Why the China-Australia Free Trade Agreement is both good and bad for Aussies
After 10 years of negotiations, the China-Australia Free Trade Agreement (ChAFTA) was recently signed by each of the two parties. This shows how the connection between the two major world economies has become closer, while China’s influence in the Asia-Pacific region continues to increase.
China and Australia agreed to sign the declaration to effectively put an end to ChAFTA negotiations during Chinese President Xi Jinping’s visit to Australia last year. The negotiations began in 2005, and have now come to the conclusion that most Australian products exported to China will eventually have duty-free entry, while all of China’s exports to Australia will also be tariff-free.
The two sides reportedly promised to open up to each other in the service sector, and agreed to award each other most-favored-nation status and lower review thresholds for corporate investment. The free-trade agreement will establish a stronger and long-term alliance between China and Australia, as the two countries complement each other in resources and industries.
The two sides work so well together because China has labor-intensive manufacturing industries, while Australia has rich mineral resources with a small population. According to Australian Department of Foreign Affairs and Trade (DFAT), Australia’s top-five exports to China include iron ore and concentrates ($44.3 billion), coal ($9.3 billion), gold ($8.1 billion), education-related travel services ($4.1 billion) and copper ($2.1 billion).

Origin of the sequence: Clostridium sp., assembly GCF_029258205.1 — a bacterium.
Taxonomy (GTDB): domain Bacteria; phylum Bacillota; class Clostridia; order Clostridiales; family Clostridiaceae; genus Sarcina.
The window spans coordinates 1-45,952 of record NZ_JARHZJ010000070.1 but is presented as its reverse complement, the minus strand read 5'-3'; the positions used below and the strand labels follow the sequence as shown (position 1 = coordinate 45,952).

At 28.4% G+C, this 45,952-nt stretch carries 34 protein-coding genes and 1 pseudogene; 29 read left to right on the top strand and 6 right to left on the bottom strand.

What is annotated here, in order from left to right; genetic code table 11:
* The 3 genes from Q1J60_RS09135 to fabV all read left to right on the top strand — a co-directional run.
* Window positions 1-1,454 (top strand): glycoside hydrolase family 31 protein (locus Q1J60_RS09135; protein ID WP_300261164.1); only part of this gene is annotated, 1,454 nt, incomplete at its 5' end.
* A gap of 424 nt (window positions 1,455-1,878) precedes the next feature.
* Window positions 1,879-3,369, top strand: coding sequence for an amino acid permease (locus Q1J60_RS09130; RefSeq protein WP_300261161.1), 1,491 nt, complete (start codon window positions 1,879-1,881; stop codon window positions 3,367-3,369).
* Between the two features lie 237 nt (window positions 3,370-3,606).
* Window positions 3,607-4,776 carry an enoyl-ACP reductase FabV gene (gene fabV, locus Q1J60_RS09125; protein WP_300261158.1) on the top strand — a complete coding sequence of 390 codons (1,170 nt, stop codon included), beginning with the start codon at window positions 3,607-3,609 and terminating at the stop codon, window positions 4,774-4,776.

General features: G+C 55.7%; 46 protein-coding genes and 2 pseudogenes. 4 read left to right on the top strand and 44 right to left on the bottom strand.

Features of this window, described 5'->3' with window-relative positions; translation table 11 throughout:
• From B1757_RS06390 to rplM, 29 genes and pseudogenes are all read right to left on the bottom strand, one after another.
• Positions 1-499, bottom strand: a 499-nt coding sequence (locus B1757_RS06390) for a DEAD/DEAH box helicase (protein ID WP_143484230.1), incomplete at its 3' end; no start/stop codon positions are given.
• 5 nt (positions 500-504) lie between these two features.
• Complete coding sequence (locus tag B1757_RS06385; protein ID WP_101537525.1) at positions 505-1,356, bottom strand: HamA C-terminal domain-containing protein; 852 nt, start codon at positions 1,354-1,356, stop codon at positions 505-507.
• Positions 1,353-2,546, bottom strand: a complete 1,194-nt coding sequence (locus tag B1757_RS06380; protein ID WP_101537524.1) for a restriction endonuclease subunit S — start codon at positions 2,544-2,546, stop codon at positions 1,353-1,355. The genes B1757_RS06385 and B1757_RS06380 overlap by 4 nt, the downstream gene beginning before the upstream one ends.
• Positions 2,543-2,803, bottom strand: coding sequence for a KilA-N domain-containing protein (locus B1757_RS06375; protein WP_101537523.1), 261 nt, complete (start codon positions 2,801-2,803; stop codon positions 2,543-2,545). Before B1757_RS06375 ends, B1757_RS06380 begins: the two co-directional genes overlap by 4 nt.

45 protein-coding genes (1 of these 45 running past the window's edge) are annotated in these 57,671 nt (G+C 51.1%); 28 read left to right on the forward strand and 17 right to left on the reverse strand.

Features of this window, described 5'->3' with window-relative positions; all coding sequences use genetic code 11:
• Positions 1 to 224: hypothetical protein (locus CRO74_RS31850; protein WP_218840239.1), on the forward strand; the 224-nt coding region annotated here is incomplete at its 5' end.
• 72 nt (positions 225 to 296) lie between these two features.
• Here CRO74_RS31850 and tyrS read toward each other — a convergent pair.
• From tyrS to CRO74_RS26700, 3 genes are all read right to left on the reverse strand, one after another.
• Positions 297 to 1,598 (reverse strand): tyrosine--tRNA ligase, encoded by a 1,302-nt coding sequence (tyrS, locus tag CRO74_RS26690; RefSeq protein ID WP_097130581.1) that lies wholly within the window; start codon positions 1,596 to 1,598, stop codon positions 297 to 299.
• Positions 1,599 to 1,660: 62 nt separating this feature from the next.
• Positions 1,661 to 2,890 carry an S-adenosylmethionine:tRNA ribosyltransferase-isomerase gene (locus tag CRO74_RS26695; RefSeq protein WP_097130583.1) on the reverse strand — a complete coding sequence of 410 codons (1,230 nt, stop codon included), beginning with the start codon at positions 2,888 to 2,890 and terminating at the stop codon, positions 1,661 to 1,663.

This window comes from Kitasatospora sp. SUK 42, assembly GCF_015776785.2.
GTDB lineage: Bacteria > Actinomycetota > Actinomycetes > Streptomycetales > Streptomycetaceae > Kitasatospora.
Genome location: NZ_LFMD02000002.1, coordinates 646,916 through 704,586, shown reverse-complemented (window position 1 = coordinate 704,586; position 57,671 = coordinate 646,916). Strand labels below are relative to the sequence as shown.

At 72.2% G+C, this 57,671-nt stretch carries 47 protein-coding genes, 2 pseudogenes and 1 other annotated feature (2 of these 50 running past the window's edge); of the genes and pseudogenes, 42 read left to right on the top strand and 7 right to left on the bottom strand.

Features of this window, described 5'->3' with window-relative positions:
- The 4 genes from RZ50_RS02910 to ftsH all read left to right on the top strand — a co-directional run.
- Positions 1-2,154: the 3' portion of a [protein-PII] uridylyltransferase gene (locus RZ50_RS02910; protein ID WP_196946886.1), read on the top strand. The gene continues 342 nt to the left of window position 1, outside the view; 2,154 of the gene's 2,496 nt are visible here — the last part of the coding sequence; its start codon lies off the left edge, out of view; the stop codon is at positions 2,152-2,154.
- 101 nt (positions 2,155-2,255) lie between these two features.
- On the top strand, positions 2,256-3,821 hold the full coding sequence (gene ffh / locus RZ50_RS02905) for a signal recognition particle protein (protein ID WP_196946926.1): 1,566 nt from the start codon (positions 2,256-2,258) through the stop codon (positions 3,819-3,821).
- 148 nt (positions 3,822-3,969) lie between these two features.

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Meanwhile, China’s top-five exports to Australia are clothing ($5.1 billion), telecom equipment and parts ($4.9 billion), computers ($4.8 billion), furniture ($2.2 billion) as well as toys and games ($1.8 billion). Australia could benefit from the ChAFTA because of its trade surplus with China, while China will benefit in the investment category.
Trade numbers between Australia and Chine increased from $88.1 billion in 2010 to $136.9 billion in 2014, while numbers from Cina’s State Administration of Foreign Exchange revealed Australia had a $9.4 billion trade surplus with China in 2014.
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China was Australia’s top export market for goods and services over the last two years, making up about a third of its total exports and becoming an increasing source of foreign investment. The relationship of the two countries relies on an understanding as well as communication between the two sides, while the utilisation of ChAFTA leads to even more cooperation between the two.
With Australia being such an important economy in the Asia-Pacific region, ChAFTA strives to further improve China’s influence in regional economic cooperation. However, some industry leaders believe this could put Aussie jobs at risk, as it allows more Chinese workers to come to Australia on temporary skilled migration visas for up to four years with the possibility of staying even longer.